Ari Aster’s sophomore feature film, Midsommar, has been one of the most anticipated films of the summer of 2019. However, it is important to note that this film must be viewed as an entirely separate entity from its predecessor. While Hereditary’s dreadful and morose tone was striking and poignant, Midsommar’s dissonant intensity and shockingly cathartic quality set it apart, without sacrificing any of the emotion that will undoubtedly puncture the psyche of those that watch it.
Most simply put, Midsommar is a breakup movie. The film expertly tackles the toxic fusion of codependence and performative empathy. The story follows Dani, played by Florence Pugh, who after a family tragedy, joins her boyfriend and his friends on an anthropological trip to Sweden to witness the Midsummer traditions of a small village. However, the longer they stay, the more disturbing the traditions become.
This film’s visuals are what truly make it special in the realm of the horror. While some sequences occur at night, the bulk of the film’s most terrifying events take place under the scorching visibility of the midsummer sun. There aren’t shadows that are lazily used to obscure the viewer’s vision or sporadic bump-in-the-night tropes that are so often relied on in common films of the genre. Rather the village is beautifully and brightly lit, with an enchanting color palette that earns the viewer’s admiration. The color choices and cinematography work extremely well, as they create a harsh juxtaposition with the film’s happenings that result in an engaging discordance between the viewers’ expectations and the reality of what they’re seeing. The traditional paintings are another strong visual element of the story, adding not only a sense of culture but also subtle foreshadowing that actually lures the viewer into leaning into the screen, never wanting to miss a detail.
The characters in Midsommar spend much of their time under the influence of psychedelic drugs, and the congruence of the editing and cinematography strongly support this. Frequent use of dissolves, cuts between parallel circumstances in different locations, and undulating effects in cinematography make this film feel like a daze. At times, Midsommar feels a bit artistically indulgent, however, the purpose it serves outweighs the pretentiousness. Though some of these disorienting and dizzy effects are blatant, there are equally as many minute distortions that happen in the corners and details of the frame that thrust the audience into their own surreal sect of reality, begging them to question their own perception, just as the characters do.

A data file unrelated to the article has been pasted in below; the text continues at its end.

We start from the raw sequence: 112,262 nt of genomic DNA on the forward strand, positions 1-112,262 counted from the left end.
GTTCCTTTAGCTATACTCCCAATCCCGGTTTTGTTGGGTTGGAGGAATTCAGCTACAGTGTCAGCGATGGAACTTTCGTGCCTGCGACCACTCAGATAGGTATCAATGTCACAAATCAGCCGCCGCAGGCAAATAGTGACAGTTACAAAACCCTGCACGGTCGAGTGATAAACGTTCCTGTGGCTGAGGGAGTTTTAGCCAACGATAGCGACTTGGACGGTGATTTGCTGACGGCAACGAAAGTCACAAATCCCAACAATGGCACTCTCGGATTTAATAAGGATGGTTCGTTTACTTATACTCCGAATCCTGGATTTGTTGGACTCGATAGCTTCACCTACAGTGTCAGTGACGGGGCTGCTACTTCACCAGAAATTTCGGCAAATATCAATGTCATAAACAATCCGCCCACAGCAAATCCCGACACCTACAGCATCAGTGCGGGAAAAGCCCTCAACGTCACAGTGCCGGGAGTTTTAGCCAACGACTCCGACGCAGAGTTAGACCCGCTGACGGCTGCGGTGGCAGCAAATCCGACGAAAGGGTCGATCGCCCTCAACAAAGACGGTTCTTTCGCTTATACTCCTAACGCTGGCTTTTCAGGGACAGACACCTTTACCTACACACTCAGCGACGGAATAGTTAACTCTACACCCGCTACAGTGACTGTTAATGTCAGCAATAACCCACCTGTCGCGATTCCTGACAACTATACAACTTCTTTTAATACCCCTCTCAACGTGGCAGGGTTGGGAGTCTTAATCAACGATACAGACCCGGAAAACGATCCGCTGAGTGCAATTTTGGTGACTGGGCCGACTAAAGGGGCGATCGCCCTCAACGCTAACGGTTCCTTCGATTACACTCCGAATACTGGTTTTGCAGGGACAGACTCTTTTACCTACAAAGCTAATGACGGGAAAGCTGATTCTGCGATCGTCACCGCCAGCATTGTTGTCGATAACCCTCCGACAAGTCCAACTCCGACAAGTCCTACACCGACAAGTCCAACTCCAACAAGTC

The characters in Midsommar are largely uncomplicated. Dani is the only one in the film with any depth or multidimensionality. It is apparent that this is because the film is about her own emotional journey. Because of this, the supporting characters are a bit wooden and play into personality tropes: the obnoxious comic relief, the intellect, and a simplistic antagonist, in this case, the boyfriend. That being said, the supporting actors do a good job. The comedic timing of Mark, played by Will Poulter, is on point. His jokes land and his obnoxiousness is not too exaggerated; it is fully realized and within reach. Jack Reynor as Christian, and William Jackson Harper as Josh, also fully embody their characters, and play off of each other very well. Though the supporting characters fall flat in terms of feeling like real, profound individuals, they work effectively as foils to Dani, and successfully serve the purpose of enhancing her position as the center of the story. Dani’s character is most distinctly pedestalized through a wonderfully immersive and poignant performance by Florence Pugh. Pugh gives her all in this role, masterfully executing all the awkwardness, trauma, vulnerability, pain, hope, and catharsis that Dani’s character requires. She is undoubtedly one of the film’s strongest aspects.
However, despite Midsommar’s plethora of potent and effective facets, there are areas where this film has faults. The first 20 minutes, before the title card even appears, contains some of the most evocative moments and imagery of the film. It is exceptionally engrossing and captivating. But this subplot is quickly abandoned, only used as an accessory to the larger story. Though it serves a purpose, establishing Dani as a person and introducing the event that drives the plot forward, it feels disjointed from the rest of the film, and inevitably leaves the viewer longing for more, and disappointed when they don’t receive it. Though this film should be viewed independently from Hereditary, it is very difficult not to notice a large number of parallels between the films. These parallels are not simply thematic, but rather, some of the most striking imagery, feeling like they were pulled, slightly altered, and then dropped into a new context.
Midsommar feels like the physical manifestation of all your worst anxieties, and your fight to keep them under the surface. It is not emotionally dreadful, rather, it’s cognitively upsetting and deeply distressing. This film disturbs you to the core, then begs you to ask yourself whether or not you’re happy with who you are, and who you’re with. Bright and spellbinding cinematography, a breathtaking performance for a deeply complicated, yet relatable, character, and a beautifully troubling storyline make this film an absolute pleasure to be vexed by. Ari Aster has created another incredibly effective horror film, hyperbolic in nature, yet firmly planted in realities we prefer to keep buried. Midsommar manages to simultaneously evoke deep introspection while filling your gut with worry, and leaving you in a daze when it’s all over.